NEW ORLEANS -- Is the government building a case against former Mayor Ray Nagin?
Eyewitness News has uncovered new signs of a possible investigation that include a delay in the sentencing of Greg Meffert, Nagin's former tech chief who was convicted on corruption charges.
A year and a half ago, Meffert pleaded guilty in federal court to those charges and was supposed to be sentenced on Thursday. However, Meffert's attorney confirms that is no longer the case.
"I don't know what's going to be the final date but it's definitely not going on tomorrow," said Randy Smith during a telephone interview. Smith is the attorney representing Meffert.
The charges against Meffert stem from his position as the city's chief technology officer under then-Mayor Ray Nagin.
A Times-Picayune report back in February claimed Nagin received possible gratuities like trips to Hawaii and Jamaica -- all in exchange for city contracts.
Investigators claimed the mayor's trips were paid for with a credit card given to Meffert by local businessman Mark St. Pierre. Both St. Pierre and Meffert would plead guilty to bribery and other charges.
Now WWL-TV has learned Meffert is cooperating with the feds.
"All I can really tell you is that he's continuing to cooperate with the United States Government," said Smith.
Eyewitness News Legal Analyst Chick Foret said the fact that Meffert's sentencing has been pushed back can only mean one thing.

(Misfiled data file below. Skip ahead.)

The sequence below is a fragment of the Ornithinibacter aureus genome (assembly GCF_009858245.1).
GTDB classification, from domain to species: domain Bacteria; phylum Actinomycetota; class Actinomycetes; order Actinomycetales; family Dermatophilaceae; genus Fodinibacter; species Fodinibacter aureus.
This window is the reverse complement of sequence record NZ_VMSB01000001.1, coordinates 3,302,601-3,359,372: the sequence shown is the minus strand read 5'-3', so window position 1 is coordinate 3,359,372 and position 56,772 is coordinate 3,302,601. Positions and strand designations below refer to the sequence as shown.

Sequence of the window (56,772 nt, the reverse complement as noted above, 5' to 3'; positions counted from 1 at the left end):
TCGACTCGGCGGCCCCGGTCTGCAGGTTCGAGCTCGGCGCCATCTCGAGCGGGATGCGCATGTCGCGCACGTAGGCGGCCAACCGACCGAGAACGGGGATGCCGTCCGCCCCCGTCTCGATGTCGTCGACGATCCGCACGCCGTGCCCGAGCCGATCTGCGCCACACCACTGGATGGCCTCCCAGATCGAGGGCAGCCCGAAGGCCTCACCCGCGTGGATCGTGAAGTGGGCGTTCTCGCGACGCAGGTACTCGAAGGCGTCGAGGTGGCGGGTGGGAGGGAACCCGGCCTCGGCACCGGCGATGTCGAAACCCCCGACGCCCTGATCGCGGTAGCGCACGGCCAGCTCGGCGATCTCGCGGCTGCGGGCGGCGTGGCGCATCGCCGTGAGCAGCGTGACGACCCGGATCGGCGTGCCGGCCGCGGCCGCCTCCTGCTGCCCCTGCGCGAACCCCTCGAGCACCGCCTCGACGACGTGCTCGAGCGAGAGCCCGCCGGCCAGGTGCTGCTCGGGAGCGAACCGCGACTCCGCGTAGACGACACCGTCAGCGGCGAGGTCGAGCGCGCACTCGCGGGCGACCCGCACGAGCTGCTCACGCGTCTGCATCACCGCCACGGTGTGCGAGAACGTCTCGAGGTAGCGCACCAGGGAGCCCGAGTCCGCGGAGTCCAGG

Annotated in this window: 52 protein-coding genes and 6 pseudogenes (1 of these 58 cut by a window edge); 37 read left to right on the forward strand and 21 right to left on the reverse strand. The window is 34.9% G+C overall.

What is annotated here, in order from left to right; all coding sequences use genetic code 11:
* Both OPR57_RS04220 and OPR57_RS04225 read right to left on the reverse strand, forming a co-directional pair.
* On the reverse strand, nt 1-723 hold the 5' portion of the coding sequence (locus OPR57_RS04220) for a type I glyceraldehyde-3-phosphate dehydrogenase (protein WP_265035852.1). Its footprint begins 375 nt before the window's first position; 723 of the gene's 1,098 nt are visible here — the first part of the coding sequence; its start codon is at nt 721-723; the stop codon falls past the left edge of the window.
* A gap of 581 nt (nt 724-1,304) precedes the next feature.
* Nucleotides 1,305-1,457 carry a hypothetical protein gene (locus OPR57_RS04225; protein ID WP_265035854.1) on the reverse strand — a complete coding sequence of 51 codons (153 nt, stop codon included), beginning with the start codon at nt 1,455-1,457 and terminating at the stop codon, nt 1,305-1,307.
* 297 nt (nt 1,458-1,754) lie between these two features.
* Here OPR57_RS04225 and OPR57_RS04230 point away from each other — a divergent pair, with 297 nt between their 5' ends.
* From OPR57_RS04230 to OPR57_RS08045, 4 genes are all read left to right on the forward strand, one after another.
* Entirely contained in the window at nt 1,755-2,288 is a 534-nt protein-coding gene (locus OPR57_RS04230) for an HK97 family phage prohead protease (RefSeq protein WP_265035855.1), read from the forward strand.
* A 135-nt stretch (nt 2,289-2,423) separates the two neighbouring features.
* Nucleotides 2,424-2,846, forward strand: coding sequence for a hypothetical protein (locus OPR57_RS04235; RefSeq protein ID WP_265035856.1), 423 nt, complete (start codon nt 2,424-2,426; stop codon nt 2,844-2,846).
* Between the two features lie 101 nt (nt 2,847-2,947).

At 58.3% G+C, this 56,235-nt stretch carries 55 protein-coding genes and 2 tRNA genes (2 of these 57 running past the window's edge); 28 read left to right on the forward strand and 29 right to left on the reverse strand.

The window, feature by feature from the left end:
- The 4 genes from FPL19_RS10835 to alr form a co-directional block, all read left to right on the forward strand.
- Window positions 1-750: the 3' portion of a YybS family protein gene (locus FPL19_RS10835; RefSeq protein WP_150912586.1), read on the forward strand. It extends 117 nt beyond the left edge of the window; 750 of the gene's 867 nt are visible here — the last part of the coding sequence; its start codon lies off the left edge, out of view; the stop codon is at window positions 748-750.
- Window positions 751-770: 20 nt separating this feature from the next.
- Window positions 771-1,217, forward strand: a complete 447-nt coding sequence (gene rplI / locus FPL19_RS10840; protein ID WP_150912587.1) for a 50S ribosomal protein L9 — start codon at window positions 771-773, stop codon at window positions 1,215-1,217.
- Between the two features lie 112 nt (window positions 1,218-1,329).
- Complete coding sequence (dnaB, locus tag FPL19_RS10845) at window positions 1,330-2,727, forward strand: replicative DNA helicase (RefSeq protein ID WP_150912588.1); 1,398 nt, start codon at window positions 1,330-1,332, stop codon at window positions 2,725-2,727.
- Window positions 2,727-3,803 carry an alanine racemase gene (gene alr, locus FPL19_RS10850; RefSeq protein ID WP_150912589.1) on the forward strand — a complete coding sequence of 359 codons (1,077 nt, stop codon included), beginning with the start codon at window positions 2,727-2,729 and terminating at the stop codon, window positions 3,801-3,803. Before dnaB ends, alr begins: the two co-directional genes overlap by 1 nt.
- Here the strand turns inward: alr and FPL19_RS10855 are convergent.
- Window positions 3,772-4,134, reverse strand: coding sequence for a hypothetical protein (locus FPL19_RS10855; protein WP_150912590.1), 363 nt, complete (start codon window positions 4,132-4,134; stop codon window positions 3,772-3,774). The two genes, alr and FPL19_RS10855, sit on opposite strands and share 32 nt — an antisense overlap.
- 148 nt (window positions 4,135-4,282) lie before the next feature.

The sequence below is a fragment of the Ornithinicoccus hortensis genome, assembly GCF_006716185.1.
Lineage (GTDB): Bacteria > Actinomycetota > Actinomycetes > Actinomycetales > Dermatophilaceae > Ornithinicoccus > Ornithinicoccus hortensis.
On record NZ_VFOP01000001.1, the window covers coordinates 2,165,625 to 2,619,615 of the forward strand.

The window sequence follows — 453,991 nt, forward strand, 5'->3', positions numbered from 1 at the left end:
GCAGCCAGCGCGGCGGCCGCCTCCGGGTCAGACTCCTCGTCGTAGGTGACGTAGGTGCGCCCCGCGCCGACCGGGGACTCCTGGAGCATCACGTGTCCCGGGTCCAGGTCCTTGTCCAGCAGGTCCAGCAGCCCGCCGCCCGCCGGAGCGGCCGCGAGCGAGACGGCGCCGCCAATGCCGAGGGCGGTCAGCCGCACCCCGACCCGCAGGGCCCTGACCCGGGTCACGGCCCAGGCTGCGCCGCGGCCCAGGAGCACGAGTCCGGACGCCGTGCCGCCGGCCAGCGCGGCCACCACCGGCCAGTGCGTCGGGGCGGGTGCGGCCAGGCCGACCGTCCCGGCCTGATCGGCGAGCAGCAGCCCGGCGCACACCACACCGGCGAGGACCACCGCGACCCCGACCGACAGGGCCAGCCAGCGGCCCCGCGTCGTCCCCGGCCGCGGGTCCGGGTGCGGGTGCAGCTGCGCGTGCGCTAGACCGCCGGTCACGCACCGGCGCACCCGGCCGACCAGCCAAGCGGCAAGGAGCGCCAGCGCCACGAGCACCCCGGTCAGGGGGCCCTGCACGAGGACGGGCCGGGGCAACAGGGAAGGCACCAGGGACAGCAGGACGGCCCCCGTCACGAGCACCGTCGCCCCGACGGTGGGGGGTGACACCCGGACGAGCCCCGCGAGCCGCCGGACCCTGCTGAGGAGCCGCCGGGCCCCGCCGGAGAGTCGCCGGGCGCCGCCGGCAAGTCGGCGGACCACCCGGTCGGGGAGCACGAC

"We know that Mr. Meffert was a high-ranking official in city government. We can certainly assume that any information he had about anyone, whether it was co-workers, elected officials or anybody with anyone he had dealings with, that information is being provided to the government," said Foret.
Back in February, Eyewitness News caught up with Nagin, who said he wasn't the focus of a federal probe but rather a 3-year-old ethics complaint.
"They're 3 years old. They keep coming up. I only want an opportunity to finally deal with them and hopefully we can have an honest open and approach where truth and justice prevails," said Nagin during that exclusive interview.
Court documents obtained by WWL-TV show that federal prosecutors have asked to seal the documents -- essentially protecting confidential information in Meffert's case.
"Information is a currency and you get an exchange for your information. You exchange that currency for a lesser sentence," said Foret of Meffert's attempt to land a more lenient sentence.
Meffert's sentencing is now scheduled for Sept. 13.
Eyewitness News tried reaching out to Nagin for a comment on this story, but our phone call to his attorney was not returned by Wednesday night.